Improv 101 — Chain Murder Mystery

One of my personal favorites, and an easy game to teach to beginners is Chain Murder Mystery. This isn’t a warm-up game, or a large group game, but is the first of dozens of a category I haven’t talked about yet: ‘hoop’ games. These are very loosely described as games in which there is no scene per se (meaning CROW is not established or necessary), but the actors are required to jump through hoops, or rules in order to play correctly.

As with most team games, (games that don’t involve large groups of eight or more), Chain Murder Mystery works best with four people. The idea here is to play a game of improvisational telephone. The actors must each convey three ideas to each other using only pantomime and gibberish. So, three actors leave (where they will not hear or see any suggestions), and the coach gets suggestions from the audience of a location, occupation, and murder weapon. (As far as suggestions for murder weapons go, take things that can’t easily kill people, like a crumpled piece of paper, or a broken heart. It’s more entertaining to get abstract stuff than “a tire iron” or something).

Once the suggestions are given, the improviser that remained in the room will have ninety seconds to accurately describe each of those three suggestions to the next actor. (Indicate
which idea you are conveying by using three specific pantomimes: Stomp on the ground for location, tap your chest for occupation, and pantomime the psycho holding a knife above his head for murder weapon. That way everyone knows what you’re doing when you transition to the next idea). After the ninety seconds are up, the newcomer will pantomime killing them with whatever they thought the murder weapon was. The next person comes on stage, and they now have sixty seconds to convey the same three ideas (though those ideas may have shifted a little because it’s hard to be completely accurate!) When the timer’s up, the person pantomiming gets murdered, and the process repeats one last time, only now the improviser only has thirty seconds to get those same three things across. All-in-all, only two actors will ever be on stage simultaneously with this game.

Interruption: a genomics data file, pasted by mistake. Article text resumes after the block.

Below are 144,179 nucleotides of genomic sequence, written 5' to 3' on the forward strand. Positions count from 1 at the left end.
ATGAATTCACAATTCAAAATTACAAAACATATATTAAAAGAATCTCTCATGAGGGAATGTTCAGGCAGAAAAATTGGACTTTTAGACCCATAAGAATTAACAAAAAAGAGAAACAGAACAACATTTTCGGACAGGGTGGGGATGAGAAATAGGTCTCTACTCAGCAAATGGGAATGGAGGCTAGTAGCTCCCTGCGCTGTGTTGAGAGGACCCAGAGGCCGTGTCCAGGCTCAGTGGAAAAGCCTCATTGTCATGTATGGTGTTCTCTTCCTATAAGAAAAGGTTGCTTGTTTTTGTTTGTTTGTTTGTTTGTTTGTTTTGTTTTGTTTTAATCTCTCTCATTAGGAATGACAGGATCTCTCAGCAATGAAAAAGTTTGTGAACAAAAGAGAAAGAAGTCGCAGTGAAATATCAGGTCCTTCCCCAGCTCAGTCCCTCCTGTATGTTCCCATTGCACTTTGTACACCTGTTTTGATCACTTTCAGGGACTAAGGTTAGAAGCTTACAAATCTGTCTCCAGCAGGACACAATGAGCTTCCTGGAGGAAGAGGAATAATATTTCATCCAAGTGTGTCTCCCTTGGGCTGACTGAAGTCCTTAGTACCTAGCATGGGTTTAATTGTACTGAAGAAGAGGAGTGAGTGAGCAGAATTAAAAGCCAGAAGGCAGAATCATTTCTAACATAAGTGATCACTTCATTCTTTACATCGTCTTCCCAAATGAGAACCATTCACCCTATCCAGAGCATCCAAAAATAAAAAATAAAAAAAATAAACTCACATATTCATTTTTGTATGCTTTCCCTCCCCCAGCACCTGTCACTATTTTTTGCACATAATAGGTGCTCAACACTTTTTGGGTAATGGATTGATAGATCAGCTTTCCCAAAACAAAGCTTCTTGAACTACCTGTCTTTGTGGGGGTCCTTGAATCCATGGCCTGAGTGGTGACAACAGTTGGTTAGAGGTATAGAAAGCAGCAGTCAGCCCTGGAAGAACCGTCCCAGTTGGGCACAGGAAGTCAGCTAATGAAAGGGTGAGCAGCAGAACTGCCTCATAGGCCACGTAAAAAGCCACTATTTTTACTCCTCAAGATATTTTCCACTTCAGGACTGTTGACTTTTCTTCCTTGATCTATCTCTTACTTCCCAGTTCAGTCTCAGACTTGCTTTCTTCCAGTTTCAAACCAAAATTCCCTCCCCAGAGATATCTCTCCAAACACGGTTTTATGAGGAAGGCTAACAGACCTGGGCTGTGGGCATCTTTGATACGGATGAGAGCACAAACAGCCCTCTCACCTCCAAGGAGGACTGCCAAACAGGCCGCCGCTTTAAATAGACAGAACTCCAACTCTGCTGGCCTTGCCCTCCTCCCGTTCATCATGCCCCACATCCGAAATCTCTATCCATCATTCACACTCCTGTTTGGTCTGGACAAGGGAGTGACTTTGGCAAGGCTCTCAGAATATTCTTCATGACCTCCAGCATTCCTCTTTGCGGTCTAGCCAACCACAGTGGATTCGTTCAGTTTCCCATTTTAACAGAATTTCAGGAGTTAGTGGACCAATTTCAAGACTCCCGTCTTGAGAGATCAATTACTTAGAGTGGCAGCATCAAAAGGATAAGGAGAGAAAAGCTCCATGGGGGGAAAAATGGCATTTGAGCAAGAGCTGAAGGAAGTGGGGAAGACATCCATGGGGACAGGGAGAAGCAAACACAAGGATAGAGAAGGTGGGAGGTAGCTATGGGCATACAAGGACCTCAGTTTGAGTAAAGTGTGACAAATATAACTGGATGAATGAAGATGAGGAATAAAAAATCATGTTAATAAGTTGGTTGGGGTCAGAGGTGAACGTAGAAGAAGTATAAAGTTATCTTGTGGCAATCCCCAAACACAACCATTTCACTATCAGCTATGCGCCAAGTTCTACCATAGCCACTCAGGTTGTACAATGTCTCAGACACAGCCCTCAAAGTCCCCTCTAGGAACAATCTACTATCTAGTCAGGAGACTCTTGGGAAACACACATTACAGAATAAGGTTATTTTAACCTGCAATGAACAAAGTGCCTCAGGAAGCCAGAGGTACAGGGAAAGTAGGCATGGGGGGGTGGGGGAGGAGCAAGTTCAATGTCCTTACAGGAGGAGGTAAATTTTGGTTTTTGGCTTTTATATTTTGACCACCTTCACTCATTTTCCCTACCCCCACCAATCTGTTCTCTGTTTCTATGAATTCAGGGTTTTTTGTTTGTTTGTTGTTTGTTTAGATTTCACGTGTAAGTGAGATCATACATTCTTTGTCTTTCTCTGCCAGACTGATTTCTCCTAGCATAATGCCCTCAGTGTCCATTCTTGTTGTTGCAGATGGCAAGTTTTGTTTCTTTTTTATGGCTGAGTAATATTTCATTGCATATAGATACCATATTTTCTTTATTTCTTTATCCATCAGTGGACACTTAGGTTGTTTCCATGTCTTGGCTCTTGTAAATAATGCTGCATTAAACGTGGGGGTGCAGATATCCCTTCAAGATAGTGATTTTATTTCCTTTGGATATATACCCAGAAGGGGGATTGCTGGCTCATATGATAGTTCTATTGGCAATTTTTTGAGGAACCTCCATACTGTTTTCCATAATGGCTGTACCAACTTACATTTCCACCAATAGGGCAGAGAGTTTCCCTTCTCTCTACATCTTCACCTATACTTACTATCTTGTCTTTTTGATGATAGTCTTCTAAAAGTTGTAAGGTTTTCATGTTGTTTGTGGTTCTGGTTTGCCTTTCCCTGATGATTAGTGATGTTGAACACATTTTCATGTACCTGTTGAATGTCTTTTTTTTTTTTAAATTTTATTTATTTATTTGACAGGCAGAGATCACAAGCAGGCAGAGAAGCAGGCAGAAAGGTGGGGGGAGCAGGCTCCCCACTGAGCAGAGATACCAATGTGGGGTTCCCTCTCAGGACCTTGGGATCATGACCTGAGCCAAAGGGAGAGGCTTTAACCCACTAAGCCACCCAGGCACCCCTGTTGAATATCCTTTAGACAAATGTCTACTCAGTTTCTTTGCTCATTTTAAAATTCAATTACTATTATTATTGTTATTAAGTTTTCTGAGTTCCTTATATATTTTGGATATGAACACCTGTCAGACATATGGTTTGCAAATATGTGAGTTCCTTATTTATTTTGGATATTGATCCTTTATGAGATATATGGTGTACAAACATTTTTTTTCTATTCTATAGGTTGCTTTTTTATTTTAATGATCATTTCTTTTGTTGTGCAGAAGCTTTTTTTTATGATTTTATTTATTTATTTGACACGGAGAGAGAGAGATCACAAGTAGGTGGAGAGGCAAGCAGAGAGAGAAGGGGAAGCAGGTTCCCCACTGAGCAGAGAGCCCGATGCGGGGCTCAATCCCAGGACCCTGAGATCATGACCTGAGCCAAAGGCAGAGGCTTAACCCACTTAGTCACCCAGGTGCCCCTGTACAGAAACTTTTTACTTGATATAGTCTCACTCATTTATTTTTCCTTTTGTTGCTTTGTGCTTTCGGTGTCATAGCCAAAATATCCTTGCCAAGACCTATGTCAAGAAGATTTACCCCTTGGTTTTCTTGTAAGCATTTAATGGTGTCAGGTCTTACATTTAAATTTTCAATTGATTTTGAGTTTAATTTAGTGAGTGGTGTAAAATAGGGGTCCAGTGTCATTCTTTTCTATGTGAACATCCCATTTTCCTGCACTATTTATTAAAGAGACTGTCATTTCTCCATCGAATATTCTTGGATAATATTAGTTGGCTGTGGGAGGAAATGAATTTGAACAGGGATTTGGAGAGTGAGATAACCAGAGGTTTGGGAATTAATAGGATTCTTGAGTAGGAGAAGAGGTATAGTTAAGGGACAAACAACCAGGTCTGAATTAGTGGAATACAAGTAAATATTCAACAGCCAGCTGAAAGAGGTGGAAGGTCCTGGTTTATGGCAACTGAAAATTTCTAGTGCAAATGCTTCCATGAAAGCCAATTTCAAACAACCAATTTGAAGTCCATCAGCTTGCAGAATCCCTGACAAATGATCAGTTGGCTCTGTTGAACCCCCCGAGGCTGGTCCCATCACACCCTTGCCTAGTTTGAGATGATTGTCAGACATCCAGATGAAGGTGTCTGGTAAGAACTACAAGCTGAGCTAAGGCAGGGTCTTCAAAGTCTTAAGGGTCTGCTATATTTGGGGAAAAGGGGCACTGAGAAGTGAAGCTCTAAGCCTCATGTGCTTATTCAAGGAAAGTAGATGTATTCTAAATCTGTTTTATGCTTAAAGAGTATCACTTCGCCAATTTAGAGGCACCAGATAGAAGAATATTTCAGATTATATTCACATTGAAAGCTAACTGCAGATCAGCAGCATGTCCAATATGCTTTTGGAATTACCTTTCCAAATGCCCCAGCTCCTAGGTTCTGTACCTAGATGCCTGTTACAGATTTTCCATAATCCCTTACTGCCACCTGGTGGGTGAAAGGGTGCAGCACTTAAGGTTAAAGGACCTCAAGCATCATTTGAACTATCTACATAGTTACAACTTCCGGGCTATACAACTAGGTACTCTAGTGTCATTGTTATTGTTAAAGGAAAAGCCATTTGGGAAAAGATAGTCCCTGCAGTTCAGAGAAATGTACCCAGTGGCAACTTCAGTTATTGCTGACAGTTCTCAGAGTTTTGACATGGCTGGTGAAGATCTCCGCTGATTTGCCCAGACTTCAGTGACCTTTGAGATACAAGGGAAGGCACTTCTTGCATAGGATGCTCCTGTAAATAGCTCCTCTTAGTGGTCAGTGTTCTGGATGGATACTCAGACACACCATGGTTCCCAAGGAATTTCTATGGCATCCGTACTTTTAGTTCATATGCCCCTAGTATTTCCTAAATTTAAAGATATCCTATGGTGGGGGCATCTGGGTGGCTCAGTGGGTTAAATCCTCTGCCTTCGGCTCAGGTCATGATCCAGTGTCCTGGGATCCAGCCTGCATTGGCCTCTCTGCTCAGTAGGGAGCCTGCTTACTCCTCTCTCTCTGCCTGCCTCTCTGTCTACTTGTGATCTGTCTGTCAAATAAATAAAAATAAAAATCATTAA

When the third and last person gets murdered, the improvisers line up and take turns saying what they thought the location was, starting with the last person on stage. This should get more and more accurate as the guess get closer and closer to the first person that performed. After that, everyone says the occupation, and finally the murder weapon.

There are a few extra things about this game, though. It’s very simple, and honestly hard to mess up with how entertaining it is. With most games, though, there are things you have to keep in mind in order to play it effectively.

First, and this is the hardest pill to swallow, this game is most entertaining when you give your actors complicated suggestions. Don’t give them “the mall” for a location, give them “the mall during a zombie apocalypse”. Don’t give them “doctor” for an occupation, give them “telepathic heart surgeon”. Admittedly, those are incredibly difficult to accurately pantomime in thirty, twenty, or ten seconds, but that’s not the point. It is not the improviser’s goal to successfully portray all three ideas across all four actors. That’s boring! The real entertainment of this game is watching as each person pantomimes radically different ideas from the last person because they don’t get what the other person was trying to say. Complex suggestions do all the work for you in that regard.

Lastly, do not repeat actions. It’s something of a pet peeve of mine, but every beginning improviser does it the first time they play this game. If somebody is given the suggestion of a bowling alley, and they pantomime bowling, you are not allowed to pantomime the same action. There are two reasons for that. The first is that it’s a cop-out. If you’re copying what they did, it means you didn’t have to really understand the location, and you’re just trying to skip the responsibility of thinking how to transfer the same message. Second, it’s boring for the audience. They don’t want to see the same actions over and over again. I don’t care if there’s only one way to pantomime bowling alley (which, by the way, isn’t even remotely the case). Don’t repeat actions.